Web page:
Forever Finite

Kip K. Sewell

Publisher: Rond Books Pages: 824 Price: (paperback) $27.00 ISBN: 9798988123804 Reviewed: June, 2023 Author Website: Visit »

Commonly held concepts about the theory of infinity, whether from the philosophical, mathematical, or theological disciplines, are flipped on their head in the provocative book Forever Finite: The Case Against Infinity.

Author Kip K. Sewell, who holds a bachelor’s and master’s degree in philosophy, posits that we would be better served by discarding the notion of an ultimate limitlessness and accept that areas of study that are dependent on that definition (mathematics, physics, cosmology, and theology) be redefined with the understanding that everything has a limit.

At first glance, this oversized book looks daunting; the author presents his thesis in a hefty 824 pages, nearly the size of a phone book of yesteryear. However, his presentation is straightforward and accessible to a wide swath of readers. In fact, Sewell is upfront about the fact that he aims to reach audiences ranging from erudite philosophers down to those with a passing curiosity about the subject, any of whom may have questions as to how infinity applies to science and theology alike.

Sewell is not afraid to take on heavyweight philosophers such as Kant and Aristotle, and counters Albert Einstein himself in the realm of physics. Theology is not safe from his challenges in such chapters as “Is God Logical?” Overall, his arguments, though provocative, are crisp, logical, and well-presented.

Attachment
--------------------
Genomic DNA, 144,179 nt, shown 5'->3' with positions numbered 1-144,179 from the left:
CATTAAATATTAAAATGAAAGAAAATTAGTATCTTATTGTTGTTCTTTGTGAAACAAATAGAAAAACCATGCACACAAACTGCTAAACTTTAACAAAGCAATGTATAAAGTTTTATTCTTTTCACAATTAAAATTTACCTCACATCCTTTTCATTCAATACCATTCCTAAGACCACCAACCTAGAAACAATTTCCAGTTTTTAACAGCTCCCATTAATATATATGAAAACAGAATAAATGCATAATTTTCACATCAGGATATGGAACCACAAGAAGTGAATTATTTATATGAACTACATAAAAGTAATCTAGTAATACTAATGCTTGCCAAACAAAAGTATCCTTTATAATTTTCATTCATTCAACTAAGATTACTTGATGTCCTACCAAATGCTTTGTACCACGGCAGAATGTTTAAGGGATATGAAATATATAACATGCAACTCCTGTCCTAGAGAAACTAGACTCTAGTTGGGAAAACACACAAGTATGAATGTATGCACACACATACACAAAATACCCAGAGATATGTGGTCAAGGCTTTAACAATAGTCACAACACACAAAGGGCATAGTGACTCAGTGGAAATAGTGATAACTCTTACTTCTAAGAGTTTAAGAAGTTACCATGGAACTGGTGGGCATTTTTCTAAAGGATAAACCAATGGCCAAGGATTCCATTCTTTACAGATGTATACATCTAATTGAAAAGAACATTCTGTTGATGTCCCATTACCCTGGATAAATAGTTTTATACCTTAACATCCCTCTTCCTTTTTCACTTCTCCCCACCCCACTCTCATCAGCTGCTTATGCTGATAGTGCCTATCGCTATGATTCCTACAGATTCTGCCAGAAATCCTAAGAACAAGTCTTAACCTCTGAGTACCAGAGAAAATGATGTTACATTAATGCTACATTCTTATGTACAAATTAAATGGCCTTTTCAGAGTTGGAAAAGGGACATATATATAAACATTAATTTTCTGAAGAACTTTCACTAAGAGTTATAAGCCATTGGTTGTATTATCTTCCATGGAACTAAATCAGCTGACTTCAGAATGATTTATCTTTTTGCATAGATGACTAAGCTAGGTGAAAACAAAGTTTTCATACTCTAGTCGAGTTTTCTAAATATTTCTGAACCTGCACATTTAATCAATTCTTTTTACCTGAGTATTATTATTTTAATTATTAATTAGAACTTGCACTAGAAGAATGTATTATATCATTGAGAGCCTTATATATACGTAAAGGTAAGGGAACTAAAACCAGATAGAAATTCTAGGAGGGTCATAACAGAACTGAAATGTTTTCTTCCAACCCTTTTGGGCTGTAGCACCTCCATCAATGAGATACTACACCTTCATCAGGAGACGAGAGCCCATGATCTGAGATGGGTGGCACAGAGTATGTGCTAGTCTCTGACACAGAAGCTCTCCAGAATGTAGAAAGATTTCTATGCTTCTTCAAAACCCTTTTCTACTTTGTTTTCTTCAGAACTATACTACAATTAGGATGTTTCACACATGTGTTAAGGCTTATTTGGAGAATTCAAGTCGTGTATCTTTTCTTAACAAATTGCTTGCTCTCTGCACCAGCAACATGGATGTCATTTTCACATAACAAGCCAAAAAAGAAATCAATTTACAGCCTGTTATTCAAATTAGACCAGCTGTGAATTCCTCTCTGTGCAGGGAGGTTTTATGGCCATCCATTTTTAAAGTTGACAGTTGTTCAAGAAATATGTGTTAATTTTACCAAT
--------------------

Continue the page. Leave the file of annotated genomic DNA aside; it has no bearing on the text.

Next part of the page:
In addition, Sewell has arranged the book more like a library of the topic, with many sections and subsections, and while he recommends reading it in its entirety for the most thorough understanding of the thesis, he acknowledges that completely reading the introductory chapter, followed by perusing the bullets at the end of each subsequent chapter and reading the entire final chapter will provide a serviceable explanation of his theory.

A book with such a controversial theory demands citations and references, and this one doesn’t disappoint. Sewell provides chapter-by-chapter notes, a bibliography, and a complete glossary as reinforcement for readers to decide for themselves whether his notion is credible. In addition, he provides adequate tables and figures as illustrations.

The heft of this tome will certainly scare away many readers, but size alone is no reason to avoid this book. Aside from whether readers agree with the intriguing thesis and whether it can ultimately be proven true, the accessibility of the author’s presentation and the text’s thoroughness make this an intriguing read.

Author's Current Residence
Alexandria, Virginia
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